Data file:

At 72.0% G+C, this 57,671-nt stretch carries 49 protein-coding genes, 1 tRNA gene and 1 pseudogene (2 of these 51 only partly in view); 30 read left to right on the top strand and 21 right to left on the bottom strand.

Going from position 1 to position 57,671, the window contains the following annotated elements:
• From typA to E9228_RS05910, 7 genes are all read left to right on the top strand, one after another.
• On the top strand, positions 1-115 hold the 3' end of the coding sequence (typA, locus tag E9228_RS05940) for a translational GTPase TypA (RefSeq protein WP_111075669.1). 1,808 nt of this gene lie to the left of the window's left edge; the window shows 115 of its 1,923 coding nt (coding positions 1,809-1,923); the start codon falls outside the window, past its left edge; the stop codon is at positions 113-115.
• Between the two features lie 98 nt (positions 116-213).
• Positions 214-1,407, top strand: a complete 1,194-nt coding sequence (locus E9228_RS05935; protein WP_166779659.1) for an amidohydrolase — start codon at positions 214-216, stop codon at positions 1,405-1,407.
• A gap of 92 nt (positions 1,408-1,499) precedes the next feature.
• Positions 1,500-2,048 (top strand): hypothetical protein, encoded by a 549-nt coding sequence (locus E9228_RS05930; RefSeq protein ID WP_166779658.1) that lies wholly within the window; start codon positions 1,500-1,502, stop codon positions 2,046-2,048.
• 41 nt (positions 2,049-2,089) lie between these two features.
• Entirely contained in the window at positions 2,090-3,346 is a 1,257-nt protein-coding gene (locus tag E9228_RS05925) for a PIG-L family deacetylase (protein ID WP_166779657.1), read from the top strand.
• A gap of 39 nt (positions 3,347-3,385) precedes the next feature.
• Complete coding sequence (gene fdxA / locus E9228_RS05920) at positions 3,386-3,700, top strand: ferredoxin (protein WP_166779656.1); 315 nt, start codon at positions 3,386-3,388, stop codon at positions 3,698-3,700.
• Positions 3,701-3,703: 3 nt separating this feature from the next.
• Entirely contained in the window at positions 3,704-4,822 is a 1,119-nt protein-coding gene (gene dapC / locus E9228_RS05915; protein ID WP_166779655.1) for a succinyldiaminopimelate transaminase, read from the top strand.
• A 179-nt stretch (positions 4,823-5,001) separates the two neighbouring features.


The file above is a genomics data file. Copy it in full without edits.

At 72.0% G+C, this 57,671-nt stretch carries 49 protein-coding genes, 1 tRNA gene and 1 pseudogene (2 of these 51 only partly in view); 30 read left to right on the top strand and 21 right to left on the bottom strand.

Going from position 1 to position 57,671, the window contains the following annotated elements:
• From typA to E9228_RS05910, 7 genes are all read left to right on the top strand, one after another.
• On the top strand, positions 1-115 hold the 3' end of the coding sequence (typA, locus tag E9228_RS05940) for a translational GTPase TypA (RefSeq protein WP_111075669.1). 1,808 nt of this gene lie to the left of the window's left edge; the window shows 115 of its 1,923 coding nt (coding positions 1,809-1,923); the start codon falls outside the window, past its left edge; the stop codon is at positions 113-115.
• Between the two features lie 98 nt (positions 116-213).
• Positions 214-1,407, top strand: a complete 1,194-nt coding sequence (locus E9228_RS05935; protein WP_166779659.1) for an amidohydrolase — start codon at positions 214-216, stop codon at positions 1,405-1,407.
• A gap of 92 nt (positions 1,408-1,499) precedes the next feature.
• Positions 1,500-2,048 (top strand): hypothetical protein, encoded by a 549-nt coding sequence (locus E9228_RS05930; RefSeq protein ID WP_166779658.1) that lies wholly within the window; start codon positions 1,500-1,502, stop codon positions 2,046-2,048.
• 41 nt (positions 2,049-2,089) lie between these two features.
• Entirely contained in the window at positions 2,090-3,346 is a 1,257-nt protein-coding gene (locus tag E9228_RS05925) for a PIG-L family deacetylase (protein ID WP_166779657.1), read from the top strand.
• A gap of 39 nt (positions 3,347-3,385) precedes the next feature.
• Complete coding sequence (gene fdxA / locus E9228_RS05920) at positions 3,386-3,700, top strand: ferredoxin (protein WP_166779656.1); 315 nt, start codon at positions 3,386-3,388, stop codon at positions 3,698-3,700.
• Positions 3,701-3,703: 3 nt separating this feature from the next.
• Entirely contained in the window at positions 3,704-4,822 is a 1,119-nt protein-coding gene (gene dapC / locus E9228_RS05915; protein ID WP_166779655.1) for a succinyldiaminopimelate transaminase, read from the top strand.
• A 179-nt stretch (positions 4,823-5,001) separates the two neighbouring features.